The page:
Starting or Strengthening a Drug Bulletin - A Practical Manual
(2005; 165 pages) View the PDF document
Table of Contents
View the documentPreface
View the documentHow the manual was produced
View the documentAbout ISDB
View the documentExecutive summary
Open this folder and view contents1. Introduction
Open this folder and view contents2. Rational use of medicines
Open this folder and view contents3. What are drug bulletins?
Open this folder and view contents4. Defining aims, target and type of bulletin
Open this folder and view contents5. Planning resources
Open this folder and view contents6. Planning bulletin production: schedules and timing
Close this folder7. The editorial process
View the document7.1 Outline of the editorial process
Close this folder7.2 Editing a drug bulletin
View the document7.2.1 Editorial independence
View the document7.2.2 Strong and sustained editorial policy and a committed team
View the document7.2.3 Selecting topics for articles
View the document7.2.4 Using and adapting existing material
View the document7.2.5 Planning a bulletin issue
Open this folder and view contents7.3 Writing bulletin articles
Open this folder and view contents7.4 Reviewing the article
View the document7.5. Rewriting the article
View the document7.6 Final checks
Open this folder and view contents7.7 Follow-up after publication
View the document7.8 References
Open this folder and view contents8. Reviewing a new drug: is it a therapeutic advance?
Open this folder and view contentsAnnexe to Chapter 8: Evaluating harm
Open this folder and view contents9. Design and production
Open this folder and view contents10. Dissemination
Open this folder and view contents11. Organizational and legal issues
Open this folder and view contents12. Evaluating quality and usefulness
Open this folder and view contents13. Partnership and collaboration
Open this folder and view contents14. Keeping records and creating a memory
Open this folder and view contentsAppendix: Electronic sources of information

7.2.4 Using and adapting existing material

Editing a good quality original article for a drug bulletin takes time. To save time, energy and resources, the exchange and adaptation of good-quality articles among bulletins may be very useful for topics that are common to different countries with similar health care conditions.

Before beginning to write an original article, it is worth checking to see whether another bulletin has already produced an article on the same topic. An article may be reproduced, translated, summarised or adapted. This avoids unnecessary waste of resources, especially for new bulletins or bulletins with few people involved. It also allows editors to concentrate their energy on local topics requiring original work. Using existing material can also help well-established bulletins to show their readers that health professionals in one country can benefit from outside experience. An article from another country or an external source may also add weight to a controversial position (see Box 7.2).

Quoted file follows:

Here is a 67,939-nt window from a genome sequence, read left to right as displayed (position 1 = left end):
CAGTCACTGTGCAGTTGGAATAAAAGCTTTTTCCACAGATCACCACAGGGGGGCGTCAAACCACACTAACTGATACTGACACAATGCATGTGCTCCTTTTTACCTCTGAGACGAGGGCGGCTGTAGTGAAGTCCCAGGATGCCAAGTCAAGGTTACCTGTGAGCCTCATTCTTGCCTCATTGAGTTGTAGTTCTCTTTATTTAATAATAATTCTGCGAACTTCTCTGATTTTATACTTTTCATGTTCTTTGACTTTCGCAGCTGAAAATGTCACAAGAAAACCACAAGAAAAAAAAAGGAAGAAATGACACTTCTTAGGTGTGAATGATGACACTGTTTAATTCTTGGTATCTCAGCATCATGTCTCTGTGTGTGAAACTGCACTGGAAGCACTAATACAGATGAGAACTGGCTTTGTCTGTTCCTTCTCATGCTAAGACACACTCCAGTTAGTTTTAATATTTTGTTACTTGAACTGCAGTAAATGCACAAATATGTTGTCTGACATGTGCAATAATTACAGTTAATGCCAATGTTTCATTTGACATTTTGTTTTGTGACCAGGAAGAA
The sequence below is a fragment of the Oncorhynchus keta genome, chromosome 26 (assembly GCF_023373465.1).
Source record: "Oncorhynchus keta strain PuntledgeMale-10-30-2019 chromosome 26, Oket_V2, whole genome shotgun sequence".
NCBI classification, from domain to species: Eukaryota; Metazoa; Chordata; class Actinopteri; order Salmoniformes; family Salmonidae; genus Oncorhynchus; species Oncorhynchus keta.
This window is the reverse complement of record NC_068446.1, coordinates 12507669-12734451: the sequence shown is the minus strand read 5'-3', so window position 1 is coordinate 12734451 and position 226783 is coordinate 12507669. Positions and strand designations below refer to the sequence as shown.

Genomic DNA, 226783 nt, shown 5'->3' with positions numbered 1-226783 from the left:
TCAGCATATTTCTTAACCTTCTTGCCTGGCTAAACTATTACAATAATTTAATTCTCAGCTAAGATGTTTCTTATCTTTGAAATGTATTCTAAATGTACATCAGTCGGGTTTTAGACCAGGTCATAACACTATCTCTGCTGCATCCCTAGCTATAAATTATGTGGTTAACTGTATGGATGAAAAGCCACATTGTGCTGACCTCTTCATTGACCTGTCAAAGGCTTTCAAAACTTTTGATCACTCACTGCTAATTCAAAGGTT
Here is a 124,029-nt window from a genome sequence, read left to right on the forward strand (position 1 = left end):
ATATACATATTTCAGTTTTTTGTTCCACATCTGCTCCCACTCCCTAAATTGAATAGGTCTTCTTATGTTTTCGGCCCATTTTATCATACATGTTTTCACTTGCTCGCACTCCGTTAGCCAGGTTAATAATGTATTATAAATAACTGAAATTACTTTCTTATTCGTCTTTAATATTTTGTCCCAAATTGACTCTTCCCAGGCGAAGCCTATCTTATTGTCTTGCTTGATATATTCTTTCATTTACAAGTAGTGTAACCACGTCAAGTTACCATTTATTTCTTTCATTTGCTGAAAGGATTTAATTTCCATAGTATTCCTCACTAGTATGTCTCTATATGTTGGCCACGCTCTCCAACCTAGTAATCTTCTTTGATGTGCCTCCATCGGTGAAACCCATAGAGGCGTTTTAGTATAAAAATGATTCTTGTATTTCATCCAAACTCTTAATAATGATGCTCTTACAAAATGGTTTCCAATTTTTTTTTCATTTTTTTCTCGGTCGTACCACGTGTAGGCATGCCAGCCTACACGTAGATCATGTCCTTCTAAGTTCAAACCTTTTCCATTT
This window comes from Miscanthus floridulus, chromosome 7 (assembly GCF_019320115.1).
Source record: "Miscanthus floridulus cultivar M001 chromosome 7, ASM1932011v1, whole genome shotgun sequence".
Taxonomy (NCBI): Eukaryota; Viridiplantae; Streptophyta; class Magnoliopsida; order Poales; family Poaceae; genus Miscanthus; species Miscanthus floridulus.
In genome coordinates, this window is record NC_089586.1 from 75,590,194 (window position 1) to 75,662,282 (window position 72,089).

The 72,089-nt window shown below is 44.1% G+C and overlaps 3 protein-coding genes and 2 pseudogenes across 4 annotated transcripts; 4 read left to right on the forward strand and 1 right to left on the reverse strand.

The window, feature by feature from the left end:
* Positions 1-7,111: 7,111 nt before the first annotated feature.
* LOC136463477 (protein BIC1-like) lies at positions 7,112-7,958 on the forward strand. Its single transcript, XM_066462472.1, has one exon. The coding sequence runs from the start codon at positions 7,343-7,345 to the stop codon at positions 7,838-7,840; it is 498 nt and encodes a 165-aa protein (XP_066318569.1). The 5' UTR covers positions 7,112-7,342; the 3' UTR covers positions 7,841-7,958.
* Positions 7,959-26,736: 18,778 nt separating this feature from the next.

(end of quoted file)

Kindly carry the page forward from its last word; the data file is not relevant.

Box 7.2 Mutual support among bulletins

Many examples from ISDB show how bulletins can support each other:

• During one of the first misleading public promotional campaigns in France (the campaign on sumatriptan), la revue Prescrire contributed to a more objective appraisal of the evidence not only through its own articles, but also by publishing summaries of articles on the drug from Geneesmiddelenbulletin, Drug and Therapeutics Bulletin, Informazioni sui Farmaci, and Pharma Selecta.

TheNetwork in Pakistan was able to raise questions about why chlormezanone was still on the market in Pakistan when other countries had withdrawn the drug, referring to articles in bulletins of countries that had taken regulatory action.

• The bulletin of the Swedish Medical Products Agency, Information fran Läkemedelsverket, and la revue Prescrire have produced a collaborative study comparing their judgement on the added therapeutic value of newly marketed drugs. The fact that these very different bulletins often reach the same conclusions gives weight to their assessments.4

It is sometimes possible to collaborate with local or national institutions and to reproduce their materials if the information supports rational drug use. If foreign material is used, careful adaptation is obviously essential. In some cases this may not be possible, for example, if the health care systems of the two countries are too different.

Specific rules govern the reproduction of existing materials (see also Section 11.5 of Chapter 11):

• Copyright rules governing periodicals, textbooks, formularies, recommendations and guidelines, as well as the publications of organizations such as WHO, non-governmental organizations, scientific societies, etc. may vary. To avoid unpleasant surprises, it is important to contact the publisher and ask about conditions for reproduction.

• Always state the source of any reprinted material, including tables, drawings and any other graphic material.

Most organizations allow reproduction of their materials and are often pleased to be able to help bulletins.

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